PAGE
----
Once you get the valve seats and the all-important Union O-rings that seal the faucet at a critical point, you can read the instructions, or just [see them on the Web].

You remove all of the outside parts of the faucet, then unscrew it from the back at what are called the unions, I believe.

Then you use a hex-key wrench to remove the valve seats from behind instead of the usual way (from in front with a valve-seat wrench). Curiously, the valves seats hold in the bolts that join the front of the faucet to the "unions."

Read the rest of this post

Fri, 04 Dec 2015

'Learn Linux in a Month of Lunches' by Steven Ovadia

Librarian and Linux user and advocate Steven Ovadia of the excellent My Linux Setup blog is writing a book, "Learn Linux in a Month of Lunches," available now in "early-access" form from Manning and as a full book sometime in summer 2016.

Steven's blog is an excellent resource, and he's a pragmatic advocate for free software who does a lot of good.

And in contrast with the early 2000s, when there seemed to be new Linux/Unix books every month, we are in a persistent drought when it comes to how-to books about Linux and related technologies.

So I think "Learn Linux in a Month of Lunches" is just the thing new and prospective Linux uses need to help them make the move from Windows and OS X to the freedom and flexibility offered by Linux and its many distributions.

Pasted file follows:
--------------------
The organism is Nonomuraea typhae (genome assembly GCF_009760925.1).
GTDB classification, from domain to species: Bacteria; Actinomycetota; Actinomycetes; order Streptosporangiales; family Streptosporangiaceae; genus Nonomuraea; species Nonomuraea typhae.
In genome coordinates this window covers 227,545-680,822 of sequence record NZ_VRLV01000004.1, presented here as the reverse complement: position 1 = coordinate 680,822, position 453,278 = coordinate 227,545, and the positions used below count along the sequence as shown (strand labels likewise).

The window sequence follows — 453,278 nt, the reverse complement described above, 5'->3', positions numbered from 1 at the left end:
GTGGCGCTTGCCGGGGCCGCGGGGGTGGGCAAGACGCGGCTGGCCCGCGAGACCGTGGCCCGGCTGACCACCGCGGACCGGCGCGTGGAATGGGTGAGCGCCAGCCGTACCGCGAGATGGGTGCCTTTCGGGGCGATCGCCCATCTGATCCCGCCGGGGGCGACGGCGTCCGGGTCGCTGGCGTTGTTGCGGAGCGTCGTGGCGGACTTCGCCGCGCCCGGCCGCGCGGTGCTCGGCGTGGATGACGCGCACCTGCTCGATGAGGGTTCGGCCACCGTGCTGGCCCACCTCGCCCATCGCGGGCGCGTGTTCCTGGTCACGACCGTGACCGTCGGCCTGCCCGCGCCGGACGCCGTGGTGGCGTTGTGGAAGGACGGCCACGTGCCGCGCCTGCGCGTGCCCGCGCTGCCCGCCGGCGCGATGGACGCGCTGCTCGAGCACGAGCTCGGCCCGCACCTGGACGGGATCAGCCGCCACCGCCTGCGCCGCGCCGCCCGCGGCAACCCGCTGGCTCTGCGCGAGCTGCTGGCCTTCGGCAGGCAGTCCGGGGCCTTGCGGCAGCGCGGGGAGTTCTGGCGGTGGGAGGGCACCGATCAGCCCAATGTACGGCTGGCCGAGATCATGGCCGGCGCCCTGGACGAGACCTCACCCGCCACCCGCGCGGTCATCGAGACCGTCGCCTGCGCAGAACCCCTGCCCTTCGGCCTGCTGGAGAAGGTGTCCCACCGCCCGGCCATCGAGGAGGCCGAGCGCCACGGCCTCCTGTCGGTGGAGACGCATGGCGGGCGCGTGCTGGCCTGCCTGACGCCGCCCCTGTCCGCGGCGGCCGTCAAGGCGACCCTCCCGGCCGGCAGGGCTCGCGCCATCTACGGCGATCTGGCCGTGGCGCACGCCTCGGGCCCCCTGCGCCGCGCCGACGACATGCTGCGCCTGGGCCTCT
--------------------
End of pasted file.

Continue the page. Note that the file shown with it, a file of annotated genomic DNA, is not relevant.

You can get the first six chapters of the book today in electronic form, with additional chapters delivered as they are ready. It sounds positively Dickensian (in the novels-delivered-as-monthly-parts way, not in the children-working-in-a-bootblacking-factory way, to be clear about it).

Wed, 18 Nov 2015

Watch Hulu on Fedora Linux with the fakehal package and Netflix without it

The Hulu video service -- which really, really wants you to pay them money instead of watching for free -- is not easy to watch in Linux.

They require the HAL library, something Linux hasn't used in years.

There are plenty of tutorials on how to get Hulu working in Ubuntu, but fewer for Fedora.

It's pretty easy to get it so you can watch Hulu in Fedora (version 22 in my case).

You do this:

  • Install the fakehal package available here
  • Use Firefox to watch Hulu -- Chrome still won't work

It's as easy as that. Video quality was good on Firefox. Now that I can watch Hulu successfully in Fedora, I am more inclined to subscribe.

Netflix: While Netflix doesn't have this problem, on Linux you have to watch in Chrome and not Firefox. Call it #confusing.

Tue, 17 Nov 2015

Are search and social-media links to paywalled content a bait-and-switch?

Do search and social-media links to content tucked behind paywalls represent a form of bait-and-switch, "tricking" users of those services into clicking links for content they cannot see without a subscription or paying a one-time fee?

Do words like (nonfree), (fee to read) or (subscribers only) make it more acceptable to promote non-universally available content via search engines like Google and social-media sites like Twitter and Facebook?

My quick answer is that creators of content are able to use the "open" Internet network to distribute their content and restrict access via software. It's a form of privacy.

But I do not like when links to that content appear on my social-media feeds without a warning that the content isn't accessible with payment. Give me an appropriate warning about the nature of the transaction ($ for content) and I can decide whether to click, ignore or remove from my feed altogether.

Fri, 13 Nov 2015

Ernie Ball Power Slinky strings on the Fender Lead I, plus musing on guitars in general